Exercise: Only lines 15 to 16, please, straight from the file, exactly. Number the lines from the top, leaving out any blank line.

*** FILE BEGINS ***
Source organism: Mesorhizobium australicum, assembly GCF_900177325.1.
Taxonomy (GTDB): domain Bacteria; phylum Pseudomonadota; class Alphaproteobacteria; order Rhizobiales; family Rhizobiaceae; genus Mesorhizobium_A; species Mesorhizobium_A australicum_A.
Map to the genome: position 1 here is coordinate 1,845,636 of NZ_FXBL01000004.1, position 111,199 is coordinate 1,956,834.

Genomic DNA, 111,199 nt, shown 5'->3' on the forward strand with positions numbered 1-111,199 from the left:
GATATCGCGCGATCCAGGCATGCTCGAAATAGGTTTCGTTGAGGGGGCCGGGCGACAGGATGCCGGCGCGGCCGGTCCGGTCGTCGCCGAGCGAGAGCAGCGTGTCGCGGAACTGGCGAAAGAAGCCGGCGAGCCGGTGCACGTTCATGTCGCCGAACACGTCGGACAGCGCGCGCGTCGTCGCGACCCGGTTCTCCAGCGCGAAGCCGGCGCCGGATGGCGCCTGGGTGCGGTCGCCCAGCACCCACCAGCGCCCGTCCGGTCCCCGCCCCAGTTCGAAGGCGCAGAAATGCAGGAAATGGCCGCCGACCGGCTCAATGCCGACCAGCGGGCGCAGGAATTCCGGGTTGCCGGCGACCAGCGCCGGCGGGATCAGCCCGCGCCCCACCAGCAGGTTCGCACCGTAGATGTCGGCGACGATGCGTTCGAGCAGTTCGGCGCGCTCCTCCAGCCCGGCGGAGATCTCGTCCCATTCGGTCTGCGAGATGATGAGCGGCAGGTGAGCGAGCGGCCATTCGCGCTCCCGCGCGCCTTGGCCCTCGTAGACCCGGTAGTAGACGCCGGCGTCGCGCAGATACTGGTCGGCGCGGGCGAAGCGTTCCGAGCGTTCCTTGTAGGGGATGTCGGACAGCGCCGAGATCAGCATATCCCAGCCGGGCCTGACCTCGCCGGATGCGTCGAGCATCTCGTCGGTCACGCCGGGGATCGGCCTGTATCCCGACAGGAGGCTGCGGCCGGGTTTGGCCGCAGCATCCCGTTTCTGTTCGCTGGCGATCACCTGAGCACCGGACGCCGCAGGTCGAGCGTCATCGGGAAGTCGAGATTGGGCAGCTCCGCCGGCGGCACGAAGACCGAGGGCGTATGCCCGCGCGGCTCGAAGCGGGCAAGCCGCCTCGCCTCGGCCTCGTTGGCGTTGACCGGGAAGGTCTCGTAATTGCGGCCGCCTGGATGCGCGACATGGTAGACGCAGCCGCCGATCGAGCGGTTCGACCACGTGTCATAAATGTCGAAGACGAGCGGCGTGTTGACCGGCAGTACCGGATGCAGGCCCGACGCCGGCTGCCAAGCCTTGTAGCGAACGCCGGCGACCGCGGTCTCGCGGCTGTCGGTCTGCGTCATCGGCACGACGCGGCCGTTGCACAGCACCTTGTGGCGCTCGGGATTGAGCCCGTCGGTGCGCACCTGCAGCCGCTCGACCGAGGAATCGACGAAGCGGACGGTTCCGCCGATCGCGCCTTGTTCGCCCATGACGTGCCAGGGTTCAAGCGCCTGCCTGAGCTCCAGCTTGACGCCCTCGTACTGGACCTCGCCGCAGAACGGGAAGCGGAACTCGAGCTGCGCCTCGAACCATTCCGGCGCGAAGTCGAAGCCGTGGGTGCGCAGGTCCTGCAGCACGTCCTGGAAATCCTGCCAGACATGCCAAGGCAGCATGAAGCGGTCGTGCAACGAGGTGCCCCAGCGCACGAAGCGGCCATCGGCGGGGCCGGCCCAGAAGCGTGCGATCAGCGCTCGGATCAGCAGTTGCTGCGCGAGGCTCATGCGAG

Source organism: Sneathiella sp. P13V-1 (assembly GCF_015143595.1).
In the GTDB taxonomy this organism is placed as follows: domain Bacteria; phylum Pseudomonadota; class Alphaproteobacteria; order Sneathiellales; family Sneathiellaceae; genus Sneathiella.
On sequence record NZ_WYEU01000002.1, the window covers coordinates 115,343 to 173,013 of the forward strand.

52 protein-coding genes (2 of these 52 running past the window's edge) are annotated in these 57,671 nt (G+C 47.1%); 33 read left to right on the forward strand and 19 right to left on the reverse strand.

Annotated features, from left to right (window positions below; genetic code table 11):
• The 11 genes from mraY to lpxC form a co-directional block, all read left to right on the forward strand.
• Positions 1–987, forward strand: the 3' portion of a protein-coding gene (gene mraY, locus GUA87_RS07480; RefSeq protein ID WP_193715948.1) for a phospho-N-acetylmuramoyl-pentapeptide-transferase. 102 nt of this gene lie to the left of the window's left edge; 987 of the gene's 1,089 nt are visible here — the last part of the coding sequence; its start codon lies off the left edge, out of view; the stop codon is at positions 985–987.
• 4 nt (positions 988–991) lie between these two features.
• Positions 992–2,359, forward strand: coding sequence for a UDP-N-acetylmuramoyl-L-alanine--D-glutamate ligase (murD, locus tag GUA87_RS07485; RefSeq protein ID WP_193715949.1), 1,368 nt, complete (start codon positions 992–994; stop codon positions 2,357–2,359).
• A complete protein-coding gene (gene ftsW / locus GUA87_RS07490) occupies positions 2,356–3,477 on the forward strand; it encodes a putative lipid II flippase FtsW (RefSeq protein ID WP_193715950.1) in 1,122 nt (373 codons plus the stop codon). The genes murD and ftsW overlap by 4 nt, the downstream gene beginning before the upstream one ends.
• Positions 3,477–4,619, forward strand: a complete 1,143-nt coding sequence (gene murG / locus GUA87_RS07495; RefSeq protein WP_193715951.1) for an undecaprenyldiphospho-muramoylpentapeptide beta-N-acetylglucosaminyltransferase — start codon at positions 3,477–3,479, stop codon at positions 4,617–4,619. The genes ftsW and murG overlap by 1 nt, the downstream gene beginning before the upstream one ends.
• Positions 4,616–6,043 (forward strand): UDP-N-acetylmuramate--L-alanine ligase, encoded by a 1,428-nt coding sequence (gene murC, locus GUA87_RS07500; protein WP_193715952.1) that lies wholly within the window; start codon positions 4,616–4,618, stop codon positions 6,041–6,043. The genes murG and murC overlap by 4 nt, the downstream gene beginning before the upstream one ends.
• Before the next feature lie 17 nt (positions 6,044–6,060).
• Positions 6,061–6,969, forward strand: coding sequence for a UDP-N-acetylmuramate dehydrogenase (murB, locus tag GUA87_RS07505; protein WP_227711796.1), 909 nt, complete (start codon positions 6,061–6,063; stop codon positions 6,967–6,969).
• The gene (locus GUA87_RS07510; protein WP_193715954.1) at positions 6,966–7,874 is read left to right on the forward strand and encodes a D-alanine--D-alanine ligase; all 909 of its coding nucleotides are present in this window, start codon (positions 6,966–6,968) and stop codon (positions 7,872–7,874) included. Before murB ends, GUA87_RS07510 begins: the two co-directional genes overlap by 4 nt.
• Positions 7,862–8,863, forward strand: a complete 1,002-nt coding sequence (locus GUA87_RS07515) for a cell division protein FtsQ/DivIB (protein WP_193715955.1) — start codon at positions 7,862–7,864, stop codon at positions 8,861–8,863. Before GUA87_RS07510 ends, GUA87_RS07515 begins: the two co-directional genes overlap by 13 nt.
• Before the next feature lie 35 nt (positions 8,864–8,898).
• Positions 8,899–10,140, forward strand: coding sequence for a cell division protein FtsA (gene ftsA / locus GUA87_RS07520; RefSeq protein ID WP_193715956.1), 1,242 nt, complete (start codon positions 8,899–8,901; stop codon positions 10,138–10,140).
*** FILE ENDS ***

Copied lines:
• A complete protein-coding gene (gene ftsW / locus GUA87_RS07490) occupies positions 2,356–3,477 on the forward strand; it encodes a putative lipid II flippase FtsW (RefSeq protein ID WP_193715950.1) in 1,122 nt (373 codons plus the stop codon). The genes murD and ftsW overlap by 4 nt, the downstream gene beginning before the upstream one ends.
• Positions 3,477–4,619, forward strand: a complete 1,143-nt coding sequence (gene murG / locus GUA87_RS07495; RefSeq protein WP_193715951.1) for an undecaprenyldiphospho-muramoylpentapeptide beta-N-acetylglucosaminyltransferase — start codon at positions 3,477–3,479, stop codon at positions 4,617–4,619. The genes ftsW and murG overlap by 1 nt, the downstream gene beginning before the upstream one ends.